Dark night sky an asset for Narrogin

Published on Monday, 12 October 2020 at 3:46:43 PM

The Night Sky over Yilliminning Rock. Image credit: Reddit user u/IAmYoda 

“People now travel to see a dark night sky just as they travel to see other icons such as the Great Barrier Reef, the Amazon Rainforest, or Antarctica. A dark night sky has become a rarity and cannot be seen everywhere”. Narrogin Tourism Strategy 2019.

The Shire will be working on an exciting project over the next two years with Carol Redford, founder of Astrotourism WA to put Narrogin on the map as an Astrotourism Town. In 2018 Astrotourism WA initiated the Astrotourism Towns Project in Western Australia.

Carol sees WA as perfectly placed to become the stargazing capital of the world which can grow a strong Astrotourism economy. WA has many comparative advantages that make it an ideal destination to access a pristine dark night sky where the Milky Way Galaxy can be seen in its true and original form. Increasing artificial light pollution across Earth has quickly reduced humanity’s ability to see the stars. The ever increasing artificial light that spills up into the night sky, means we see less stars. More than 80 percent of the world’s population live under a light polluted sky and as a result, the Milky Way is hidden from more than one third of humanity. WA’s Wheatbelt and the mid-West have optimal weather conditions and low light pollution which are perfect for stargazing and astronomy related activities.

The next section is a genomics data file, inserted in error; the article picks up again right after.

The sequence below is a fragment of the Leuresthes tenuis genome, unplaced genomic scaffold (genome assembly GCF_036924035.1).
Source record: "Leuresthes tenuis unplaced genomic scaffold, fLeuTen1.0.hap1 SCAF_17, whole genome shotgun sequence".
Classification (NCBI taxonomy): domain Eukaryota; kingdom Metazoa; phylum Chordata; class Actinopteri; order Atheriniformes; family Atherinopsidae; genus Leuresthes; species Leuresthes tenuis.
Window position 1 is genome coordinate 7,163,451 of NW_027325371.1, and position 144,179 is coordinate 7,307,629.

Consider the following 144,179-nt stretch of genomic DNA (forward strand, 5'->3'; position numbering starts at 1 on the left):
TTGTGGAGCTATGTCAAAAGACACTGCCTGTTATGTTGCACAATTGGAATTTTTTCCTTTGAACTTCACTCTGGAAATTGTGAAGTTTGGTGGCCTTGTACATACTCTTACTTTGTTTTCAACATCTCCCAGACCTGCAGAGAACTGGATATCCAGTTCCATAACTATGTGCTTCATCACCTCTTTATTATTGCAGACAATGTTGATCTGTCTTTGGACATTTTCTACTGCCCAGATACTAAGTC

Carol’s Astrotourism Towns Project is empowering regional communities to capitalise on WA’s world-class dark night sky. Currently, there is a network of fifteen Astrotourism Towns in the State which are all promoted as ideal destinations for stargazing, astrophotography and astronomy related activities. Narrogin will soon be another town on that map.

Shire of Narrogin President Leigh Ballard noted “There are both economic and community benefits to being an Astrotourism Town. Significantly, from an economic standpoint, dark-sky tourism necessitates one or more overnight stays thereby increasing visitor spending in local economies”. The Shire’s Manager Community Leisure & Culture added “Other benefits include that astrotourism is an all-year-round activity with its events and activities being child/family friendly and taking place in a non-sporting alcohol-free environment, communities become interested and engaged with astronomy concepts and local visitor service providers have an opportunity to learn new skills in the tourism sector”.

Further information on this media release may be obtained by contacting Susan Guy Manager Community Leisure & Culture, enquiries@narrogin.wa.gov.au or telephone 08 9890 0900.

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